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For researchers trying to figure how to feed a world of 10 billion people later in this century, the great objective over the past decade has been to achieve what they call “sustainable intensification.”. . . . To figure out almost overnight how to grow the most food on the least land and with the minimal environmental impact. The alternative, they say, is to continue plowing under what’s left of the natural world. Or face food shortages and political unrest.
Up to now, the tendency in talking about sustainable intensification has been to focus on the supply side and on exciting technological innovations of one sort or another, from gene editing to satellite monitoring. . . .
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To critics, the engineering focus has tended to put intensification ahead of sustainability, making it just a re-boot of the original Green Revolution.
They say the technological fixes also distract from more challenging social reforms . . . Technological solutions also appeal most directly to large farms in the industrial world, which can afford to invest in them. But the population growth and the clearing of land for agriculture are mainly happening in the developing world.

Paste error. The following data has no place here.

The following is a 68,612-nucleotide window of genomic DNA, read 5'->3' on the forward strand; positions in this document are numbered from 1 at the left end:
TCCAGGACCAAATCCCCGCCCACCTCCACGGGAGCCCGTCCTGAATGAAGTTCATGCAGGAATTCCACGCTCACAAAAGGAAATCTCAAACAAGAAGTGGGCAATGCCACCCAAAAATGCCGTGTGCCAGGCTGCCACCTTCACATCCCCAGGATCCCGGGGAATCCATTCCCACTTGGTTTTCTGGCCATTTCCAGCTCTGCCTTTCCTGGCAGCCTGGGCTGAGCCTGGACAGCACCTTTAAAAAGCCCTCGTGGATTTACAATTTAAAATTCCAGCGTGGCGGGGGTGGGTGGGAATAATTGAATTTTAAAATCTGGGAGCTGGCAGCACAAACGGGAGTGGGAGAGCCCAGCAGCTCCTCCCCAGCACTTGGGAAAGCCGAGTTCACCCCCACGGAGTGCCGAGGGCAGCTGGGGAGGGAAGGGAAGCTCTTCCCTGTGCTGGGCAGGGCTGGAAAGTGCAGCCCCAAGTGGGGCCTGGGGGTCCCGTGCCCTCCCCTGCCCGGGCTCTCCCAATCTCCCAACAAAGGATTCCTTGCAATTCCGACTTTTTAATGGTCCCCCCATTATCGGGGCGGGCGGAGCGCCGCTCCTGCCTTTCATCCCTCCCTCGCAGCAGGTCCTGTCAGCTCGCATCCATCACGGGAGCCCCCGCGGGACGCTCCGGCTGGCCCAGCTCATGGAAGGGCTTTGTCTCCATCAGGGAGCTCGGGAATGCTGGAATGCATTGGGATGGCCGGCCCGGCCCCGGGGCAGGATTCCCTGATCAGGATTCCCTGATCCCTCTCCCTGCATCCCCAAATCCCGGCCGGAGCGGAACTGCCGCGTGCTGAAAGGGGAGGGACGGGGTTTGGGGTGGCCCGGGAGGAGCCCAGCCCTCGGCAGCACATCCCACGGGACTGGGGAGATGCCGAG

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Even as fertilizer use needs to decrease in the industrial world, sustainable intensification advocates argue that it must increase dramatically in the developing world, where there is a stark choice between intensification and extensification. That is, if a farmer’s land yields only a quarter of what it takes to feed the family, one possible fix is to apply more fertilizer. . . What often happens instead, though, is that the farmer just clears four or five times as much land.
Read full, original post: New Green Challenge: How to Grow More Food on Less Land